Jeff Swanson

Jeff is the founder of System Trader Success – an inBox magazine dedicated to sharing great ideas and concepts from the world of automated trading systems. Read More Google

System Optimization With ExpectancyOctober 1, 2012 5:00 am4 commentsViews: 563

In a recent article called Rank Your Trading System With Expectancy Score I discussed the concept of expectancy and expectancy score and how they can be used to help evaluate and compare the profitability of trading systems. In this article I’m going to provide some EasyLanguage code that will help you compute these values for a trading system and how to optimize a trading system based on expectancy. This article will be heavily geared towards TradeSation’s EasyLanguage, however the concepts can be applied to any programming language.

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Expectancy Function

In the previous article I showed you how to compute both expectancy and the expectancy score. Here I want to provide you an EasyLanguage function that will do it for you. This code can be used when building your own systems or when evaluating trading systems where you have access to the code. Basically, if you have access to the code you can use this function. The function is called _CE_Expectancy and it uses the formula discussed in the previous article to calculate an expectancy. This function provides a quick way to calculate both expectancy values easily.

Place this function at the very bottom of the strategy code and execute your strategy. The function with then perform two things. First, it will populate two variables (oExpectancy and oExpectancySctore) with the expectancy value and expectancy score value. Second, if the Display boolean is set to true, the two expectancy values will be displayed within the TradeStation output window. If you don’t have Display set to true, the two expectancy values are not displayed but are accessible within the two output variables, oExpectancy and oExpectancySctore.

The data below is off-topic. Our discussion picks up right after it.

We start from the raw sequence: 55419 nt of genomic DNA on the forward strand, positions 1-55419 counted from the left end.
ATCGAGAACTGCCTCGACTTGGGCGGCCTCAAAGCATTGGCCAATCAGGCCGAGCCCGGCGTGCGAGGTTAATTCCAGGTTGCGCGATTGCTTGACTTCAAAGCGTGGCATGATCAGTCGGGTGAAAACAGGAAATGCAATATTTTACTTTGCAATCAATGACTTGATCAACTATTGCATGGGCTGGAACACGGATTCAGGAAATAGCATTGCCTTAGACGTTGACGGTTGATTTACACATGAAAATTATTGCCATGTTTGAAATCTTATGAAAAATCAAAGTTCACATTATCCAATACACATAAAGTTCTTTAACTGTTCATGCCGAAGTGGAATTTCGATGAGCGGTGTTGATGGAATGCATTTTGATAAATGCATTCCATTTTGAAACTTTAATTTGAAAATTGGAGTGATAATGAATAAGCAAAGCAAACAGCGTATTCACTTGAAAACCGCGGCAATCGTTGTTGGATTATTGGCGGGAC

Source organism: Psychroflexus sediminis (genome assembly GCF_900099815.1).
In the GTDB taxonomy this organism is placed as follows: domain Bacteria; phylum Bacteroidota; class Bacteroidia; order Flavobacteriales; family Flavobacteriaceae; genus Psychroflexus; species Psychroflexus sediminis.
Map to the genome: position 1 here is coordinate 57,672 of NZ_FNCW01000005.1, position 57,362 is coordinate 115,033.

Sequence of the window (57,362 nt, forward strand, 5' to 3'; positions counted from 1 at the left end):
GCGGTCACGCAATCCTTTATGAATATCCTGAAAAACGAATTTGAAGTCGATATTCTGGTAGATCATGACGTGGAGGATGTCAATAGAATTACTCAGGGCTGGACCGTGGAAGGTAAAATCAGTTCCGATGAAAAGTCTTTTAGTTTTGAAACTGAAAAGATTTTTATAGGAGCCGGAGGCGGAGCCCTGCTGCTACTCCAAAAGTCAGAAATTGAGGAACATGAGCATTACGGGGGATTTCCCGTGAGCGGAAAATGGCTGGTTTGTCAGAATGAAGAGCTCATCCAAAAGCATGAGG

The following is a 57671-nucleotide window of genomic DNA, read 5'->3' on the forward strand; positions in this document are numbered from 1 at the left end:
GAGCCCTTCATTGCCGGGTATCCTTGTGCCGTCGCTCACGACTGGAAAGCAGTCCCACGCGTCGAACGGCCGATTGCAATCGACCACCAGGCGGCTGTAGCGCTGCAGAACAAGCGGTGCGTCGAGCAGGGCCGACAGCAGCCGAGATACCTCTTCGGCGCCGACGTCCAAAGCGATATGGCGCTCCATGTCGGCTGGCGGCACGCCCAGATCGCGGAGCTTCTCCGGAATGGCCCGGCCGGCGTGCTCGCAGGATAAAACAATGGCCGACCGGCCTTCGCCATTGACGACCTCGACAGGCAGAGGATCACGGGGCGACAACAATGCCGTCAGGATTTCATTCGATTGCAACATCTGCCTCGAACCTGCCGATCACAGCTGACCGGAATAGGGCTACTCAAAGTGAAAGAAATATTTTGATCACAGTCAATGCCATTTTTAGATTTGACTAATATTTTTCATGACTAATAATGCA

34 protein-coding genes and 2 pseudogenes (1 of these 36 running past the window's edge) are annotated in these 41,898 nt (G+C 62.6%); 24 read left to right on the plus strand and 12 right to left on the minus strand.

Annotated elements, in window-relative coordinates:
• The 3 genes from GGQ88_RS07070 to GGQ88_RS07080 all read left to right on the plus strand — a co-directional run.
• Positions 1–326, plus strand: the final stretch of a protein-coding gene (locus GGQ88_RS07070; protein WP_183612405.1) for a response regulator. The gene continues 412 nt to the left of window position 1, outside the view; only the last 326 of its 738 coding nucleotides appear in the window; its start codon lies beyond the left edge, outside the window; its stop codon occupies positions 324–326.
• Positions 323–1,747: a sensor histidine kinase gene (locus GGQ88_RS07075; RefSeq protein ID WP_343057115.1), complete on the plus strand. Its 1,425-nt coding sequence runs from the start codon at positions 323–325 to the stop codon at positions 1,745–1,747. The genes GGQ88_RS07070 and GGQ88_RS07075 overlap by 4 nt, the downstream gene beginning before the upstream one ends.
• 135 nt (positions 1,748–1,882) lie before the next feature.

Below are the function input parameters as they appear in the code:

float oExpectancy(NumericRef), // Output: Expectancyfloat oExpectancyScore(NumericRef), // Output: Expectancy Scorebool Display(Truefalsesimple); // Display results or not

Below is an example of using the function within a strategy. The first two input parameters will be the expectancy values. You can use these variables to display the values or send them to a file. The last parameter tells the function not to display the expectancy values in the TradeStation print log:

RetrunVal = _CE_Expectancy( vExpectancy, vExpectancyScore, false );

Below is a video where I give a demonstration on using the expectancy function.

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Expectancy Optimizer

In the previous article I hinted that you could use expectancy score as the key value to optimize a trading system against. Many people will use net profit or average profit per trade, but expectancy score might be useful as well. The expectancy score includes trading opportunity (as defined by the frequency of trading) its calculation. However, there is a problem. TradeStation provides no way to optimize over expectancy score. It must be done manually. To aid in this process I created a simple function called _CE_Expectancy_Optimizer.